People with more grey matter in a particular region of the brain are more likely to help others, researchers suggest.
How often do you behave in a way that helps others without being motivated by some sort of reward? Scientists from the University of Zurich, Switzerland, have found a possible reason why there are such enormous differences in human altruistic behaviour and it is related to the amount of grey matter in the right temporoparietal junction (TPJ) of the brain.
Therefore your answer to the question above might be hardwired in your individual neural circuitry. Which means neuroscience could actually begin to explain the differences between those highly altruistic people such as Mother Teresa, and the more selfish individuals of our species.
The easiest way to study altruism in humans is by analysing individuals’ choices involving the gain or loss of money. So in the current study, subjects were asked to split money between themselves and anonymous partners in a series of trials. Voxel-based morphometry (VBM) was used to examine the participants’ brain activity while they were making their choices.
The researchers found that those participants who made altruistic choices — such as allocating money to others instead of keeping it — had a higher volume of grey matter, and greater activity, in their TPJ.
Telling the subject how much money the other subject had prior to making their choice had a significant effect. For example, when it was known that a particular subject had lots of money, the other would be less inclined to allocate them more money. And they were more inclined to keep it for themselves.
“This indicates that participants are more willing to behave altruistically if altruistic acts decrease inequality”¦ rather than increase inequality”¦ suggesting that fairness concerns affect the motivation for altruistic acts,” explained the researchers in their paper published in Neuron.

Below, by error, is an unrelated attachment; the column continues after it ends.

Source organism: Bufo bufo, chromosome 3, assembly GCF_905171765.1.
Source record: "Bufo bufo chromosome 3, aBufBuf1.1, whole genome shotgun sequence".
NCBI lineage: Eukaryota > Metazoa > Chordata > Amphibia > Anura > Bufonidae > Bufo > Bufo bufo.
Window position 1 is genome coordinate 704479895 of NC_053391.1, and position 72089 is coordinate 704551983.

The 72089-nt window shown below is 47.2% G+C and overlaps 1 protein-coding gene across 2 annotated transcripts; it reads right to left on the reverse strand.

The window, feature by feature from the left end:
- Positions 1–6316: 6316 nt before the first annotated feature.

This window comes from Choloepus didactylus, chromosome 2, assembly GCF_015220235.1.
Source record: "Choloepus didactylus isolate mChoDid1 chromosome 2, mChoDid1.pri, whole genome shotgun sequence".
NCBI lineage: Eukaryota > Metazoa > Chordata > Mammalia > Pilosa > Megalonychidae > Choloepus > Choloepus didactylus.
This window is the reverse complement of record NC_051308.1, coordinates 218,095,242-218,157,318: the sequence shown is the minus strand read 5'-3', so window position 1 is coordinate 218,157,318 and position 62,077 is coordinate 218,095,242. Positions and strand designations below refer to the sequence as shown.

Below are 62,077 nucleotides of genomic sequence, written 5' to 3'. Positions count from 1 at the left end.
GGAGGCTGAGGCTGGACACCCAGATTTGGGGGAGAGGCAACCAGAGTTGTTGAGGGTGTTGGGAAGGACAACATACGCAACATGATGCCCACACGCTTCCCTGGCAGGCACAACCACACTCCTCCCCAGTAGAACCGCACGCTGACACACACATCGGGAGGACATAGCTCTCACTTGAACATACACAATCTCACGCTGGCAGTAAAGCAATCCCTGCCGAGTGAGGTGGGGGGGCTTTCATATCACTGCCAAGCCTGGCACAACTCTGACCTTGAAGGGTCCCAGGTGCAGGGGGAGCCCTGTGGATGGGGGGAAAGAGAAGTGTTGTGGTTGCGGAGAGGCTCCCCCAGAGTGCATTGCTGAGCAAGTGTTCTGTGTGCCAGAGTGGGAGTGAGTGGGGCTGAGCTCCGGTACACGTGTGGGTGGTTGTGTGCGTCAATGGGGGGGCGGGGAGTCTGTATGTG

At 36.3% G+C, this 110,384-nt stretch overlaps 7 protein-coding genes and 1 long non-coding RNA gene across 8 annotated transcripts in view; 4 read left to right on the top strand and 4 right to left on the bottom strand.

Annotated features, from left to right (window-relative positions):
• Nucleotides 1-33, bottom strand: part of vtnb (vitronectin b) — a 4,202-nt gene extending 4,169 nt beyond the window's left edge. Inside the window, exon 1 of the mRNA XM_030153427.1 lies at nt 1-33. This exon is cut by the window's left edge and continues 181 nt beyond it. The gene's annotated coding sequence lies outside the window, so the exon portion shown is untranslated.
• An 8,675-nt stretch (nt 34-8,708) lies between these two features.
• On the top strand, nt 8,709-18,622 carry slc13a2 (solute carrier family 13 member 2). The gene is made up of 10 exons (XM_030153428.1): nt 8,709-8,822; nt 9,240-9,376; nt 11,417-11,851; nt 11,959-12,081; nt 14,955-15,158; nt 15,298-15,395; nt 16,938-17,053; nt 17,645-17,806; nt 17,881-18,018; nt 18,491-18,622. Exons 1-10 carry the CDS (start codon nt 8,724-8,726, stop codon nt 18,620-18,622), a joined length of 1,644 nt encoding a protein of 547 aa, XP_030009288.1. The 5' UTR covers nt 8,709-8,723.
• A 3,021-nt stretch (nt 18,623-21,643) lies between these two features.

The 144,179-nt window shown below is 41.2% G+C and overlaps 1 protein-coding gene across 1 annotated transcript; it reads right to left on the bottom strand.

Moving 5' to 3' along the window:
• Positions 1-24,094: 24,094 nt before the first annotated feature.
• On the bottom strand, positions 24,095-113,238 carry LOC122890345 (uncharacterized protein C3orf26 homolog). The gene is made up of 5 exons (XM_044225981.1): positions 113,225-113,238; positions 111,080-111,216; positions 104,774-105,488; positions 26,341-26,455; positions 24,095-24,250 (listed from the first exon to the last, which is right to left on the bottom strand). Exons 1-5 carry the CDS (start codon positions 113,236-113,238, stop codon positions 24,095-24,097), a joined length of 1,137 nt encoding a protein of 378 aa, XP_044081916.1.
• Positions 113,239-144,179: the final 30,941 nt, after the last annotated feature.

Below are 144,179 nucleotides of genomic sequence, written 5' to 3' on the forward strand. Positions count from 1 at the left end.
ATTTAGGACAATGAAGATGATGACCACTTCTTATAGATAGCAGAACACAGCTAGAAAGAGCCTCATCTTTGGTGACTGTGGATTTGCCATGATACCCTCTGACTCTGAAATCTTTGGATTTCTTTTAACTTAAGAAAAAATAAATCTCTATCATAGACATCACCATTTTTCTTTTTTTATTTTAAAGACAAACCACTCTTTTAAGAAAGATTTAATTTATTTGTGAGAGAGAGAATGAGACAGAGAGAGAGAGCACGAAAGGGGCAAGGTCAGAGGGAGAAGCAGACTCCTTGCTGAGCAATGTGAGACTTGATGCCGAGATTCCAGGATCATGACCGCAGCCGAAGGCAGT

Redzo Mujcic from the University of Queensland, who was not involved in the study, was impressed by the clever and simple methods employed by the researchers. He also said the findings are interesting and important as they provide a first look at the potential link between prosocial preferences and brain activity.
“The visual design makes the task (choice situation) at hand clear and simple to understand by the subjects compared to the standard written questionnaire setting; potentially leading to more accurate preference elicitations,” explained Mujcic.
However, he also said because this research field and the techniques used are relatively young, many more studies will need to be done to determine the causality and robustness of these findings.
Mujcic brought up the interesting point that elderly individuals have been found to be more altruistic than the young. As the mean age of participants in the present study was only around 23 years old and most of them were university students, this lack of variation could possibly have had an impact on the results.
Lead researcher, Yosuke Morishima, said that she plans on conducting similar experiments with autistic participants and people with psychiatric disorders. She explained that people with autism have difficultly understanding others intentions and mental states, resulting in problems with social interaction. However, she thinks that acting altruistically does not require the ability to understand others’ mind states because it is unidirectional. She plans to confirm this hypothesis in future studies.